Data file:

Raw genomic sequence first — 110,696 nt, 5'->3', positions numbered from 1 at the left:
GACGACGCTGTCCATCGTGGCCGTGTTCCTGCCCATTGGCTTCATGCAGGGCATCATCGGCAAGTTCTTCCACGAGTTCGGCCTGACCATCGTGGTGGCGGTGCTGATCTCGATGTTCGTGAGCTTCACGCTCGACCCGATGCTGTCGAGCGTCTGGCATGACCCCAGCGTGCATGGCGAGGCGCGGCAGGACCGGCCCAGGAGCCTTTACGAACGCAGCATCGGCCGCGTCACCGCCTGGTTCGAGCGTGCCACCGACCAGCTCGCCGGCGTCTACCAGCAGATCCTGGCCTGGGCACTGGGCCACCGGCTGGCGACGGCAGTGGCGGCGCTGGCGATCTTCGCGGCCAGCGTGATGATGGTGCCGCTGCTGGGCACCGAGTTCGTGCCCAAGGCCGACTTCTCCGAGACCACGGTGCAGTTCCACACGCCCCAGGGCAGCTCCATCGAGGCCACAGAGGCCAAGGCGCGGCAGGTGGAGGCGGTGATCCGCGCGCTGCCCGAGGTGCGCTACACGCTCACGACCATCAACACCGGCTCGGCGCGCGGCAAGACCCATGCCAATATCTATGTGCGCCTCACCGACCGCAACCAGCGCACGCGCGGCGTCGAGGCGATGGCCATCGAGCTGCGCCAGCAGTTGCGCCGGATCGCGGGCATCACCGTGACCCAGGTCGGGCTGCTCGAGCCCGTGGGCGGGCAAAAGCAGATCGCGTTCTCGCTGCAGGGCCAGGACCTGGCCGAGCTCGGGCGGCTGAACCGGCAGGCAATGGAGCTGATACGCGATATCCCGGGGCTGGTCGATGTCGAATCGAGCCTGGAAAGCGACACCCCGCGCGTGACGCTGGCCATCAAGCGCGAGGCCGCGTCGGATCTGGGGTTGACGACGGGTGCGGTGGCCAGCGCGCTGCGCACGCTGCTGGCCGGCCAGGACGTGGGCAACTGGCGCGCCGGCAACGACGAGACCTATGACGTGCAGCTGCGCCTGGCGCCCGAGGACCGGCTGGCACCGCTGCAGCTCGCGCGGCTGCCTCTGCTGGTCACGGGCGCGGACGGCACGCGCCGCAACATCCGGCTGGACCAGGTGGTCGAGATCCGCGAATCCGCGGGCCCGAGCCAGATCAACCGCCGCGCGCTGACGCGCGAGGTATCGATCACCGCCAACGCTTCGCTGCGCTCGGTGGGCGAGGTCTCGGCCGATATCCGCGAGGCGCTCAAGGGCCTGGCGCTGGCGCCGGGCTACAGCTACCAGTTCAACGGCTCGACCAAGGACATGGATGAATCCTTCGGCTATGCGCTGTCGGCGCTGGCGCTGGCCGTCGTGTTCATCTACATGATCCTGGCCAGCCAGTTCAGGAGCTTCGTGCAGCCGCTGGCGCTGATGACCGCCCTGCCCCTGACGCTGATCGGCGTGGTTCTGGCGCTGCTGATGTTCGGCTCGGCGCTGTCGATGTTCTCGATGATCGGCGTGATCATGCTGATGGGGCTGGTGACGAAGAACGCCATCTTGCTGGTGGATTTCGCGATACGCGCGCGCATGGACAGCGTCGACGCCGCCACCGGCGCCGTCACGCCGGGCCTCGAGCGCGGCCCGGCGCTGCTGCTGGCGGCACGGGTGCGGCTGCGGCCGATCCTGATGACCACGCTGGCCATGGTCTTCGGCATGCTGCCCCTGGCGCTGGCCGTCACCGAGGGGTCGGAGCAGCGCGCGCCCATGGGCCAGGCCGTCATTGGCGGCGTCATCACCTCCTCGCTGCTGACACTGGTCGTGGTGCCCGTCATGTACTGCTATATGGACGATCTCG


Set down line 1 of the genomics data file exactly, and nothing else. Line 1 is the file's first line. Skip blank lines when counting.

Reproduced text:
Raw genomic sequence first — 110,696 nt, 5'->3', positions numbered from 1 at the left: